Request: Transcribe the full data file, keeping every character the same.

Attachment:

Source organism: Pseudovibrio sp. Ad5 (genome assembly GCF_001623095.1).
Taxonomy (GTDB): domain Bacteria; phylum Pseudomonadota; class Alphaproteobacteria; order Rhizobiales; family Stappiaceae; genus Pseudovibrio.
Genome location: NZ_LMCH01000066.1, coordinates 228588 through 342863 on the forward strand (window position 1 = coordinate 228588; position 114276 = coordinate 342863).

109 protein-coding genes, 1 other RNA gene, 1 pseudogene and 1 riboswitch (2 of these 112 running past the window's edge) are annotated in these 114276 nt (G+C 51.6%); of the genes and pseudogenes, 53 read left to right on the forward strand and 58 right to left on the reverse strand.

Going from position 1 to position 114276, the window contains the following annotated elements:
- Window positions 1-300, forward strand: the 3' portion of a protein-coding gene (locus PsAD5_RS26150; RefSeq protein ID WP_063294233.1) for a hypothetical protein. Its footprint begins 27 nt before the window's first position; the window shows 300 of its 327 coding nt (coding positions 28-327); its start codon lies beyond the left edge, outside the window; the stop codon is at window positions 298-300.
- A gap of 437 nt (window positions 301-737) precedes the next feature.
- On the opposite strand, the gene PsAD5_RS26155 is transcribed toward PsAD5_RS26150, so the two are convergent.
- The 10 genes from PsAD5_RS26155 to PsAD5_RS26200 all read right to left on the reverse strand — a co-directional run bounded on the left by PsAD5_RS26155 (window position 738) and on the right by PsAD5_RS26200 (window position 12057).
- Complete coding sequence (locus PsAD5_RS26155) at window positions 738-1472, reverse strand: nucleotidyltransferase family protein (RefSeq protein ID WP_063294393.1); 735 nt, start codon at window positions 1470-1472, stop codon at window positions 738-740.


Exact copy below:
Source organism: Pseudovibrio sp. Ad5 (genome assembly GCF_001623095.1).
Taxonomy (GTDB): domain Bacteria; phylum Pseudomonadota; class Alphaproteobacteria; order Rhizobiales; family Stappiaceae; genus Pseudovibrio.
Genome location: NZ_LMCH01000066.1, coordinates 228588 through 342863 on the forward strand (window position 1 = coordinate 228588; position 114276 = coordinate 342863).

109 protein-coding genes, 1 other RNA gene, 1 pseudogene and 1 riboswitch (2 of these 112 running past the window's edge) are annotated in these 114276 nt (G+C 51.6%); of the genes and pseudogenes, 53 read left to right on the forward strand and 58 right to left on the reverse strand.

Going from position 1 to position 114276, the window contains the following annotated elements:
- Window positions 1-300, forward strand: the 3' portion of a protein-coding gene (locus PsAD5_RS26150; RefSeq protein ID WP_063294233.1) for a hypothetical protein. Its footprint begins 27 nt before the window's first position; the window shows 300 of its 327 coding nt (coding positions 28-327); its start codon lies beyond the left edge, outside the window; the stop codon is at window positions 298-300.
- A gap of 437 nt (window positions 301-737) precedes the next feature.
- On the opposite strand, the gene PsAD5_RS26155 is transcribed toward PsAD5_RS26150, so the two are convergent.
- The 10 genes from PsAD5_RS26155 to PsAD5_RS26200 all read right to left on the reverse strand — a co-directional run bounded on the left by PsAD5_RS26155 (window position 738) and on the right by PsAD5_RS26200 (window position 12057).
- Complete coding sequence (locus PsAD5_RS26155) at window positions 738-1472, reverse strand: nucleotidyltransferase family protein (RefSeq protein ID WP_063294393.1); 735 nt, start codon at window positions 1470-1472, stop codon at window positions 738-740.